Jul 2, 2019

Investors worry Hong Kong protests could hurt business

Main chamber at the Legislative Council building after it was damaged by demonstrators during a protest. Photo: Anthony Kwan/Getty Images

Protests against a proposed Chinese extradition bill in Hong Kong have continued as groups of protesters occupied and ransacked the city's legislative chamber Monday and were met with tear gas. The city's leader, Carrie Lam, condemned the "extreme violence and vandalism."

Why it matters to the market: The growing unrest could dampen the territory's prominent financial market, which saw a major boom in the first half of the year.

  • Nearly 70 firms went public on the Hong Kong stock exchange, according to financial consultancy KPMG, a 40% increase from the same period last year. It was the highest number of new public companies during the first half of the year since 2014.

Millions of residents have taken to the streets and the protests are already impacting business decisions. Real estate developer ESR Caymen canceled its $1.24 bullion listing in June because of the turmoil, according to Japan's Nikkei Asian Review.

The bottom line: Analysts say the financial market has yet to suffer any serious consequences, but if protests lead to regulatory changes, "then that's a whole other story," Yuguchi Yutaka, partner in the KPMG Asia listing advisory group, told Nikkei.

Go deeper

Biden says he's starting VP search this month

Joe Biden. Photo: Scott Olson / Staff

Joe Biden said he's spoken to Sen. Bernie Sanders and former President Barack Obama about selecting a running mate — and that he wants to build "a bench of younger, really qualified people" who can lead the nation over the course of the next four presidential cycles.

Driving the news: Biden spoke about the state of the 2020 race during a virtual fundraiser on Friday night that was opened to pooled coverage.

Trump ousting intelligence community inspector general

Michael Atkinson, inspector general of the intelligence community. Photo: Bill Clark / Getty Images

President Trump notified key lawmakers on Friday that he’s firing Michael Atkinson, the intelligence community's inspector general, who first alerted Congress last September of an "urgent" complaint from an official involving Trump's correspondence with the Ukrainian president.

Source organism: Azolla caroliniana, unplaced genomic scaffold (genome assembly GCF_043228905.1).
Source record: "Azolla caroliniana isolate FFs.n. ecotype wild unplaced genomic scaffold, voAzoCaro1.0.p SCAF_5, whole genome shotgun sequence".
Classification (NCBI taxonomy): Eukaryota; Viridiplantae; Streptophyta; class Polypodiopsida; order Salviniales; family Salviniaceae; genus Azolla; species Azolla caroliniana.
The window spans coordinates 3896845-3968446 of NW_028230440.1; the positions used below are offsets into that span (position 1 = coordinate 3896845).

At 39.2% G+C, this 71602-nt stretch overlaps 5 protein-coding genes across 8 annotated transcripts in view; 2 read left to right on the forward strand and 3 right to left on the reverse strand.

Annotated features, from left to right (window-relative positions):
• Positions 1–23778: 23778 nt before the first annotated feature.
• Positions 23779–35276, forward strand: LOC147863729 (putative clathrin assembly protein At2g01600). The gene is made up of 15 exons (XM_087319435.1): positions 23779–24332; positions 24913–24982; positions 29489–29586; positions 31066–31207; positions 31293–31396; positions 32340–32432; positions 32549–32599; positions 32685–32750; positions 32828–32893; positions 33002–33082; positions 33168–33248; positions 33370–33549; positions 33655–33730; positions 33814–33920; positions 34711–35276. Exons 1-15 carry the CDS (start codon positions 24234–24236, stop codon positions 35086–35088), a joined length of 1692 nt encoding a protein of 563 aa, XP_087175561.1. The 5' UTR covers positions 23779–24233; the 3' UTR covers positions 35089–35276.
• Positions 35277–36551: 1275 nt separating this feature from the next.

Why it matters: The move, to take effect in 30 days, comes amid a broader initiative to purge the administration of officials seen as disloyal to the president.

Coronavirus dashboard

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  1. Global: Total confirmed cases as of 10 p.m. ET: 1,097,909 — Total deaths: 59,131 — Total recoveries: 226,106Map.
  2. U.S.: Total confirmed cases as of 10 p.m. ET: 277,828 — Total deaths: 7,406 — Total recoveries: 9,772Map.
  3. Public health latest: The CDC is recommending Americans wear face coverings in public to help stop the spread of the coronavirus. The federal government will cover the costs of COVID-19 treatment for the uninsured, Health and Human Services Secretary Alex Azar said.
  4. 2020 latest: "I think a lot of people cheat with mail-in voting," President Trump said of the 2020 election, as more states hold primary elections by mail. Montana Gov. Steve Bullock said Friday that every county in the state opted to expand mail-in voting for the state's June 2 primary.
  5. Business updates: America's small business bailout is off to a bad start. The DOT is urging airlines to refund passengers due to canceled or rescheduled flights, but won't take action against airlines that provide vouchers or credits.
  6. Oil latest: The amount of gas American drivers are consuming dropped to levels not seen in more than 25 years, government data shows. Trump is calling on the Energy Department to find more places to store oil.
  7. Tech updates: Twitter will allow ads containing references to the coronavirus under certain use cases.
  8. U.S.S. Theodore Roosevelt: Senators call for independent investigation into firing of Navy captain.
  9. What should I do? Answers about the virus from Axios expertsWhat to know about social distancingQ&A: Minimizing your coronavirus risk.
  10. Other resources: CDC on how to avoid the virus, what to do if you get it.

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